Search tips
Search criteria 


Logo of oncotargetLink to Publisher's site
Oncotarget. 2017 March 14; 8(11): 18206–18212.
Published online 2017 February 14. doi:  10.18632/oncotarget.15309
PMCID: PMC5392320

Association between single nucleotide polymorphisms in ADRB2, GNB3 and GSTP1 genes and high-altitude pulmonary edema (HAPE) in the Chinese Han population

Yongjun He,#1,2,3 Lijun Liu,#1,2,3 Pengcheng Xu,4 Na He,1,2,3 Dongya Yuan,1,2,3 Longli Kang,1,2,3 and Tianbo Jin1,2,3


High altitude pulmonary edema (HAPE) occurs mainly under conditions such as high altitude, rapid ascent, or hypoxia. Previous studies suggest that ADRB2, GNB3, TH, and GSTP1 polymorphisms are associated with various lung diseases. We evaluated whether those polymorphisms are associated with the risk of HAPE in a Chinese Han population. ADRB2, GNB3, TH and GSTP1 polymorphisms were genotyped using a Sequenom MassARRAY. Logistic regression, adjusted for age and gender, was used to evaluate the association between the genotypes and the risk of HAPE by computing odds ratios (ORs) and 95% confidence intervals (95% CIs). The results revealed that GNB3 rs4963516 allele ‘‘G’’ (G vs T: OR = 0.70, 95% CI = 0.55–0.90, p = 0.006) was associated with HAPE risk. The ADRB2 rs1042718 alleles had a 1.29-fold (95%CI = 1.00-1.66; p = 0.045) increased risk of HAPE, and the GSTP1 rs749174 alleles had a 0.71-fold (95%CI = 0.52-0.99; p = 0.042) decreased risk of HAPE. Co-dominant and dominant models of GNB3 rs4963516 decreased the risk of HAPE (p = 0.023 and p = 0.008, respectively). Our results indicate GNB3 and GSTP1 polymorphisms may protect against HAPE progression, while ADRB2 polymorphisms are associated with an increased risk of HAPE.

Keywords: GNB3, GSTP1, ADRB2, high-altitude pulmonary edema, genetic


High-altitude pulmonary edema (HAPE), a potentially fatal medical condition, is the cause of deaths due to high-altitude illness [1]. HAPE is a form of increased permeability pulmonary edema of non-cardiogenic origin that usually occurs within 2-4 days of ascent above 2,500-3,000 m [1, 2]. Patients with HAPE include two types: inhabitants of high-altitudes who return to low altitudes, also known as “re-entry” HAPE, and healthy lowlanders who rapidly climb up and are not acclimatized to high altitudes [3]. In HAPE, hypoxia-induced pulmonary vasoconstriction leads to endothelial dysfunction and intravascular fluid retention [4, 5]. HAPE occurs frequently in people exposed to high altitudes [6, 7]. More than 140 million people living in high-mountain areas, including Asia and Americas, have suffered from HAPE [3]. Recently, the HAPE mortality rates have reached 50% [8], because of the increase in skiing, trekking, and climbing tours.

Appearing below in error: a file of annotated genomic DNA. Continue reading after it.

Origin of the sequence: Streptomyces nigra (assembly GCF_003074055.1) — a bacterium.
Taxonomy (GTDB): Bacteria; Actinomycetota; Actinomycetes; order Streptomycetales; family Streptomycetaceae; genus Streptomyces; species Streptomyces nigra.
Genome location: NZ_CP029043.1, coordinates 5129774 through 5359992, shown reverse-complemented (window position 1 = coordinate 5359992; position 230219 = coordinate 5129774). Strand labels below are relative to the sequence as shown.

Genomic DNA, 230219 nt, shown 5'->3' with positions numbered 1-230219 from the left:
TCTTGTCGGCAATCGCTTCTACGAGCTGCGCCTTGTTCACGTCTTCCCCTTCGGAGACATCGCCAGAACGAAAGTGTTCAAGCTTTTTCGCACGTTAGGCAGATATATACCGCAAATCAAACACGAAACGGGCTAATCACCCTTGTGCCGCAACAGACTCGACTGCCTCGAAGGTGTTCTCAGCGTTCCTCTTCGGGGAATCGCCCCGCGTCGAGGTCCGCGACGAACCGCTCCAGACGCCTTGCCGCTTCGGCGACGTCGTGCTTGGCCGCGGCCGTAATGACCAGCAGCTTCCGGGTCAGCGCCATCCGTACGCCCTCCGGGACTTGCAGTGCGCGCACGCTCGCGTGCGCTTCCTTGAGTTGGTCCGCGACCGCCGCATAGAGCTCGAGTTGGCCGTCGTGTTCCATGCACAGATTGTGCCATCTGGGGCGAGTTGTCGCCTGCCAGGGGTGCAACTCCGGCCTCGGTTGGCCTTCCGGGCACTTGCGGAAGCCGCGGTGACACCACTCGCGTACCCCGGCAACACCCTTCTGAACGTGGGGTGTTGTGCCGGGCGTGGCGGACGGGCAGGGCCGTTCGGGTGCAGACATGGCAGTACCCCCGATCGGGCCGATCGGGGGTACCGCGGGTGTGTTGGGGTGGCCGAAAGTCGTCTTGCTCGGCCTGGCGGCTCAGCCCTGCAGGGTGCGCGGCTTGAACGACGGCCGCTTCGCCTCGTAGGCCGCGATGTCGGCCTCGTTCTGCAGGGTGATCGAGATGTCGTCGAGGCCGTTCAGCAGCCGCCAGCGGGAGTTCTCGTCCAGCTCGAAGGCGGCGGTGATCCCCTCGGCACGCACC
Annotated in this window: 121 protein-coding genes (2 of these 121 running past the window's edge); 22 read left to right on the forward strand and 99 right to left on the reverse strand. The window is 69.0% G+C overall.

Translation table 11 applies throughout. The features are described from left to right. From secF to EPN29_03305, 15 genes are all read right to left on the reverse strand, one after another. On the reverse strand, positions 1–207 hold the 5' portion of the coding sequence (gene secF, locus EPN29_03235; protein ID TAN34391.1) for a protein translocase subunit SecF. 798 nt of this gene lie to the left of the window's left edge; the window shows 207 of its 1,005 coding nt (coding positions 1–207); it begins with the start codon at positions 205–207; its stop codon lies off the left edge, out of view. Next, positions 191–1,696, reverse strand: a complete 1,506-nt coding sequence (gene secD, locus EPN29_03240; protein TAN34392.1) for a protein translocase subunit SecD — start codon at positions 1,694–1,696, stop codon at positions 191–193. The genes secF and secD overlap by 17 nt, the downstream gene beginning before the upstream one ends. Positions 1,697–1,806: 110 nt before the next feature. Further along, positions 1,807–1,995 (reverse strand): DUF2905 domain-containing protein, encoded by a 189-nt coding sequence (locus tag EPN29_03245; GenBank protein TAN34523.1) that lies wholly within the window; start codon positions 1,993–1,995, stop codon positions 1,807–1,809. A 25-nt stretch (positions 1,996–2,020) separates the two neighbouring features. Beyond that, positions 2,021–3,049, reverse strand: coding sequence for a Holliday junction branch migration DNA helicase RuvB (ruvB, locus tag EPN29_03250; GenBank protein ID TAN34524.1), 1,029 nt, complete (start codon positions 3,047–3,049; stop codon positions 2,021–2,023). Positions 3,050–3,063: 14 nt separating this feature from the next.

HAPE is a multifactorial disease that involves both environmental and genetic factors. Studies indicate that cell and tissue hypoxia can promote gene expression and induce expression of physiologically important proteins [913]. The genetic sensitivity to hypoxia has been known for years, and includes genes, such as nitric oxide synthase (NOS) [9], tyrosine hydroxylase (TH) [14], angiotensin-converting enzyme (ACE) [10], endothelin-1 (EDN-1) [11, 12], and vascular endothelial growth factor (VEGF) [13]. Genetic single nucleotide polymorphisms (SNPs) play a pivotal role in high altitude diseases, including the HAPE risk [15]. However, genetic studies about the etiology of HAPE are still rare.

In our study, we selected 15 SNPs in beta-2 adrenergic receptor (ADRB2), G protein β3 subunit (GNB3), glutathione transferase Pi 1 (GSTP1), and TH genes, which have been reported to be associated with pulmonary diseases, including asthma, HAPE, lung cancer, and chronic obstructive pulmonary disease (COPD) [1620]. Based on previous research, we conducted a case-control study and identified an association of the ADRB2, GNB3, TH, and GSTP1 genes with the risk of HAPE in Chinese Han population. These results may provide a basis for the clinical prevention of HAPE.


A total of 267 patients with HAPE and 304 healthy people were enrolled in this case-control study. The HAPE cases and controls were matched by sex, but there was a significant difference in age between HAPE cases and controls (p < 0.05); the average ages were 36.2 ± 4.5 years and 32.6 ± 10.7 years, respectively. The characteristics of the studied population are summarized in Table Table11.

Table 1
Characteristics of the subjects

Table Table22 summarizes the basic information of candidate SNPs in our study, such as chromosomal position, gene, allele, Hardy-Weinberg equilibrium (HWE) test results, and minor allele frequency (MAF). The HWE was agreed by p > 0.05. All success rates of the genotype assays were designed to have the cut off level less 98%.

Table 2
Allele frequencies in cases and controls and odds ratio estimates for HAPE risk

We compared the frequency of alleles distributions and found that three SNPs were associated with HAPE risk in three genes (rs1042718 in ADRB2; OR = 1.29, 95 %CI = 1.00–1.67, p = 0.044; rs749174 in GSTP1; OR = 0.71, 95 %CI = 0.52–0.99, p = 0.041; and rs4963516 in GNB3; OR = 0.70, 95 %CI = 0.55–0.90, p = 0.006).